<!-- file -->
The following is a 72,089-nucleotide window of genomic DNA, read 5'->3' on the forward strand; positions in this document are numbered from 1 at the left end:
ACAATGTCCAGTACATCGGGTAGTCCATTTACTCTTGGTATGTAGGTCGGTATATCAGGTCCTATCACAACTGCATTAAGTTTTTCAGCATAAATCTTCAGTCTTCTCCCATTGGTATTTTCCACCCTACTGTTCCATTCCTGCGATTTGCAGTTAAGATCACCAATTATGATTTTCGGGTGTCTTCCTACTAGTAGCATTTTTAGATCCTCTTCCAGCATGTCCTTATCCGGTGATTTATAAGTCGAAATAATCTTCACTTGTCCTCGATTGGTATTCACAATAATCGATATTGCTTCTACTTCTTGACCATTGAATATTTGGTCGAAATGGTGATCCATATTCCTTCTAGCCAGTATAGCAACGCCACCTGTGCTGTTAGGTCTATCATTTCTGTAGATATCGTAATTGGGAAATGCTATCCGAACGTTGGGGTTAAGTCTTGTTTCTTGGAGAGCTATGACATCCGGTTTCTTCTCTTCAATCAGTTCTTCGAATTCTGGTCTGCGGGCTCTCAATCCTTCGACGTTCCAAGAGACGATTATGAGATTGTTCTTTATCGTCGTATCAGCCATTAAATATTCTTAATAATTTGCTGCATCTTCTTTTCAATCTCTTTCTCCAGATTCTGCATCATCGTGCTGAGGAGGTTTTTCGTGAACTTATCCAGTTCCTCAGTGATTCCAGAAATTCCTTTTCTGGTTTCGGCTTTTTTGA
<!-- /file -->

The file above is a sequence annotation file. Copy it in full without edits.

The following is a 72,089-nucleotide window of genomic DNA, read 5'->3' on the forward strand; positions in this document are numbered from 1 at the left end:
ACAATGTCCAGTACATCGGGTAGTCCATTTACTCTTGGTATGTAGGTCGGTATATCAGGTCCTATCACAACTGCATTAAGTTTTTCAGCATAAATCTTCAGTCTTCTCCCATTGGTATTTTCCACCCTACTGTTCCATTCCTGCGATTTGCAGTTAAGATCACCAATTATGATTTTCGGGTGTCTTCCTACTAGTAGCATTTTTAGATCCTCTTCCAGCATGTCCTTATCCGGTGATTTATAAGTCGAAATAATCTTCACTTGTCCTCGATTGGTATTCACAATAATCGATATTGCTTCTACTTCTTGACCATTGAATATTTGGTCGAAATGGTGATCCATATTCCTTCTAGCCAGTATAGCAACGCCACCTGTGCTGTTAGGTCTATCATTTCTGTAGATATCGTAATTGGGAAATGCTATCCGAACGTTGGGGTTAAGTCTTGTTTCTTGGAGAGCTATGACATCCGGTTTCTTCTCTTCAATCAGTTCTTCGAATTCTGGTCTGCGGGCTCTCAATCCTTCGACGTTCCAAGAGACGATTATGAGATTGTTCTTTATCGTCGTATCAGCCATTAAATATTCTTAATAATTTGCTGCATCTTCTTTTCAATCTCTTTCTCCAGATTCTGCATCATCGTGCTGAGGAGGTTTTTCGTGAACTTATCCAGTTCCTCAGTGATTCCAGAAATTCCTTTTCTGGTTTCGGCTTTTTTGA